Highbush Blueberry Cultivar Trial in Northwestern Washington
Volume 6 Issue 10
Clara TeVelde, Sean Watkinson, and Lisa DeVetter
Washington State University (WSU) Northwestern Washington Research and Extension Center
New cultivars of highbush blueberry (Vaccinium corymbosum) are being developed by public and private breeding programs outside of Washington State. While many of the important cultivars for the northwest Washington region of blueberry production have originated from breeding programs outside of Washington, cultivars still need to be evaluated for adaptability and suitability for this environment. Furthermore, cultivar trials can begin identifying potential management issues for certain cultivars and start the process of looking at different approaches to mitigate such issues. The Washington State University (WSU) Small Fruit Horticulture program has been conducting an initial cultivar trial for the past two years at the Northwestern Washington Research and Extension Center in Mount Vernon, Washington. The objective of this trial is to evaluate new cultivars that have been developed outside of Washington State for potential adaptability to our unique climate in western Washington. A secondary objective is to begin the process of extending this information to the grower community and cooperative breeding programs, so that they may have additional information regarding the performance of new cultivars. This report presents data from the second harvest of this trial, as well as observations regarding establishment and productivity.
This cultivar trial was established in spring of 2015 as a randomized complete block design, with three-plant plots of each cultivar replicated three times (i.e., one three-plant plot per block, three blocks total). Cultivars included in this study are: ‘Top Shelf’, ‘Blue Ribbon’, ‘Calypso’, ‘Clockwork’, ‘Last Call’, ‘Cargo’, and ‘Mini Blues’ (ORUS 10-1; formerly known as ‘Baby Blues’). ‘Duke’, ‘Bluecrop’, ‘Liberty’, and ‘Elliott’ were also grown as experimental controls. In 2016 and 2017, we planted ‘Mini Blues’ and an experimental huckleberry cross from Dr. Amit Dhingra (WSU Professor of Horticulture), respectively. Blossoms were removed in the first year of growth to allow adequate plant establishment. Plants were drip irrigated with two lines of drip tape on both sides of the plant and annually fertilized with 90 lbs N/acre (30 lbs N/acre as dry fertilizer applied pre-bloom plus 60 lbs N/acre applied via fertigation) in 2015 to 2017. A woven-polypropylene fabric (“weedmat”) was applied over the drip tape and provided seasonal weed control. The fabric was removed in the fall and winter months to reduce the incidence of vole (Microtus spp.) damage. Netting for bird control was applied as the fruit began to ripen to prevent fruit loss from predation.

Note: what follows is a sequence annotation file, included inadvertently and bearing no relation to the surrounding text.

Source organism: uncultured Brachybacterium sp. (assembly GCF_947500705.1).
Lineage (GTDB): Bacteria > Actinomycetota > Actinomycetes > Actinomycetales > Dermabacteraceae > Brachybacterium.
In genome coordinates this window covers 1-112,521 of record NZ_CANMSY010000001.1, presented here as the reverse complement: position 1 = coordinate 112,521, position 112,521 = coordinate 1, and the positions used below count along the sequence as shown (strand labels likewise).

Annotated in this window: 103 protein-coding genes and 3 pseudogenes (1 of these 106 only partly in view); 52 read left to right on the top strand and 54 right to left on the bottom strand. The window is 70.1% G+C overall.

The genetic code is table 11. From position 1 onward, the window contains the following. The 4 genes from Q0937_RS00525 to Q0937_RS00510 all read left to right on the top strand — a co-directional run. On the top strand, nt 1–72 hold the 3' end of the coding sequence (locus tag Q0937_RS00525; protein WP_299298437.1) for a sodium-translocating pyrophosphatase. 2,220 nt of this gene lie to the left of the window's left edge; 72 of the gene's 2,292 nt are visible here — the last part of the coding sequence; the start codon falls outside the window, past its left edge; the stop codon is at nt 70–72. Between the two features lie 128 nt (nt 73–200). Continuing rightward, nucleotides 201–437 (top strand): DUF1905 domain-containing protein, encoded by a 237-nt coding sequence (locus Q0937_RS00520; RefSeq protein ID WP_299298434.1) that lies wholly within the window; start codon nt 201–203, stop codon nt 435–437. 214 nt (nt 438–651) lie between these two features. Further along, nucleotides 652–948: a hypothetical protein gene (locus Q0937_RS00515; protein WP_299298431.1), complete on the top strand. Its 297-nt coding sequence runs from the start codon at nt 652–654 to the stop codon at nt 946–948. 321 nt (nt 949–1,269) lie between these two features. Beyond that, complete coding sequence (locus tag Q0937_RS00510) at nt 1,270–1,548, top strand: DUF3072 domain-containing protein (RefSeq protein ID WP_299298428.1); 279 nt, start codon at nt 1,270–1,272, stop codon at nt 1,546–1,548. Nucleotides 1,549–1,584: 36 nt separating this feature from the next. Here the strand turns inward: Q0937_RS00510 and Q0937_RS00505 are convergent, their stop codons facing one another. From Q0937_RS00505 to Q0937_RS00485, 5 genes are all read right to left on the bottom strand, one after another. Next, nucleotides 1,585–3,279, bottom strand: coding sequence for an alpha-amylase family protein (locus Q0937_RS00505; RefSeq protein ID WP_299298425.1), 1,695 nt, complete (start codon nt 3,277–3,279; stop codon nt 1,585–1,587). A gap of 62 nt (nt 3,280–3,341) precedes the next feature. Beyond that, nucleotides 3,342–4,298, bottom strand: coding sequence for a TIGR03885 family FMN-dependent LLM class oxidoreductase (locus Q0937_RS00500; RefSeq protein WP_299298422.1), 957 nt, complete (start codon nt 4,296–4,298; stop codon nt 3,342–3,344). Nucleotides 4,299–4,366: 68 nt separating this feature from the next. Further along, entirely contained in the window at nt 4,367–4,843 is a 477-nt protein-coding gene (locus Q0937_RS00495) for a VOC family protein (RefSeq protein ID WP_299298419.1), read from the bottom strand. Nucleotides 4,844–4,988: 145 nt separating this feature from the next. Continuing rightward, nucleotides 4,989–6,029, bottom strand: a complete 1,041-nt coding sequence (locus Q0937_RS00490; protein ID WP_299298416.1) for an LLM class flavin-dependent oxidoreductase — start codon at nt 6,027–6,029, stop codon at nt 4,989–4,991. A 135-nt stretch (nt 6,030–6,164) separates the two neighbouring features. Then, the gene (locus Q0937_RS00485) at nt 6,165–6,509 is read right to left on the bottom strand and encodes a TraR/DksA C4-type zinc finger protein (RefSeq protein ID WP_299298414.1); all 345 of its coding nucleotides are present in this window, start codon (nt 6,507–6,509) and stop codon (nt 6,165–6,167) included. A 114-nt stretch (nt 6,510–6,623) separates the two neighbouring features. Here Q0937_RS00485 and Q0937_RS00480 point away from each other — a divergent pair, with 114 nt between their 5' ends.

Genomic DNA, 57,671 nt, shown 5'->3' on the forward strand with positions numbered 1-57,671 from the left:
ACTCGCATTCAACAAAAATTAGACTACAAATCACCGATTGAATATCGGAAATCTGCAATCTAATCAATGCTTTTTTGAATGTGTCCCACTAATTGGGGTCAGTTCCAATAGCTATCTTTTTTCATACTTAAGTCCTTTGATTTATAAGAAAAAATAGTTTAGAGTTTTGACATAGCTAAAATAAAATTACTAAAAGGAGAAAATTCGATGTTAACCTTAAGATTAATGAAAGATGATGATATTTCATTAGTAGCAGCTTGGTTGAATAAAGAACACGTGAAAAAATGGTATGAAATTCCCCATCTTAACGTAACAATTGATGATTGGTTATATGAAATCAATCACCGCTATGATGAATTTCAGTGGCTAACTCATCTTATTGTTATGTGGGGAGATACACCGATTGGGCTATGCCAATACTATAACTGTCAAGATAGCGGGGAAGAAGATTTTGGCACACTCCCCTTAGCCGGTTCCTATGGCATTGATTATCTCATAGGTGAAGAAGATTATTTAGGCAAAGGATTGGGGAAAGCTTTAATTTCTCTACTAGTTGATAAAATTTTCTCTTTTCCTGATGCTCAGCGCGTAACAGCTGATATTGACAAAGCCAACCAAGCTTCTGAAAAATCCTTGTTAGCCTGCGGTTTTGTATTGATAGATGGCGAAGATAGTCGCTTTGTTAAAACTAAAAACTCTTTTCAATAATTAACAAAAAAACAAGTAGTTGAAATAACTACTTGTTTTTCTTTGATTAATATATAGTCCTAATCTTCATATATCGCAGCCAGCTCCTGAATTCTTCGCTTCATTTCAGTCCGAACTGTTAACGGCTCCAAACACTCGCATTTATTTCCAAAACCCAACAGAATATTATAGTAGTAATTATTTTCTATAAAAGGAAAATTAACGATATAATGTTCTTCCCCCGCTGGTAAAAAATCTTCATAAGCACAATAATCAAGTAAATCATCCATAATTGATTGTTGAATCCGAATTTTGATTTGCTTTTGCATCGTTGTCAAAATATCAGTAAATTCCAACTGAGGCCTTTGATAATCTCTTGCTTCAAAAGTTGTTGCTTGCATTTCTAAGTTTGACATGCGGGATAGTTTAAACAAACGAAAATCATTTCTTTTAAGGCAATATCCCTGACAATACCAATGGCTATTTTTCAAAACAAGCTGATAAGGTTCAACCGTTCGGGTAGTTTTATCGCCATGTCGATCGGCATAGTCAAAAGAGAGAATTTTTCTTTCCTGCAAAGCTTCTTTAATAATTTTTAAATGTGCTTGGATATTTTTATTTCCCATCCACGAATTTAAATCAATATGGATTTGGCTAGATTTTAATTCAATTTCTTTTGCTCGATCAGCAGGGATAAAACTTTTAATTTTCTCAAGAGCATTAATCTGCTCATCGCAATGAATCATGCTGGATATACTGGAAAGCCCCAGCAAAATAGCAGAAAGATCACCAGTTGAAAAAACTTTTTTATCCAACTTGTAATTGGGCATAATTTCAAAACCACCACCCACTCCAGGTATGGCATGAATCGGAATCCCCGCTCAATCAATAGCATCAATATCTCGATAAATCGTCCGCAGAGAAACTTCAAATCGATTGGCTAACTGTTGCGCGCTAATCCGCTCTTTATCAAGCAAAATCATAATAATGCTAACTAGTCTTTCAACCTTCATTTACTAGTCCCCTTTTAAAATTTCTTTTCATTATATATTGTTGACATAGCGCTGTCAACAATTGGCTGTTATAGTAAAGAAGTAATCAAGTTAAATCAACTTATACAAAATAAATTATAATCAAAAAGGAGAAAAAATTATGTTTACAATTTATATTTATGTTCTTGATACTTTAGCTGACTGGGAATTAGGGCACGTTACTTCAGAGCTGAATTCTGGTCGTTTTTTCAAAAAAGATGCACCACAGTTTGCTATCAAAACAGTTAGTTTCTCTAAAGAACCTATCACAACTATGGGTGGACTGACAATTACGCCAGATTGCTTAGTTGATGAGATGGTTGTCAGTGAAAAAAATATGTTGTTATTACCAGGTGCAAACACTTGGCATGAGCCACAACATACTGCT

Plants were hand harvested in 2016 and 2017 excluding ‘Cargo’ in 2016 due to poor growth that was addressed through modified pruning and harvested this year (2017). ‘Mini Blues’ was also not harvested in 2016, as blossoms were removed during its first year of growth, but it was harvested this year. Total yield per plant was determined from fresh berry weights and average berry weight was estimated from a random 50-berry sample per plot. The 50-berry sample was cooled and analyzed for firmness immediately after harvest. Soluble solids (SS; measured as %Brix) was measured from undiluted, extracted juice with a digital refractometer (HI96801 Refractometer; Hanna Instruments, Woonsocket, RI). Firmness was also measured on a subset of cultivars using a FirmTech II firmness tester (BioWorks, Inc., Wamego, KS). Due to size or lack of fruit, not all cultivars were measured for firmness.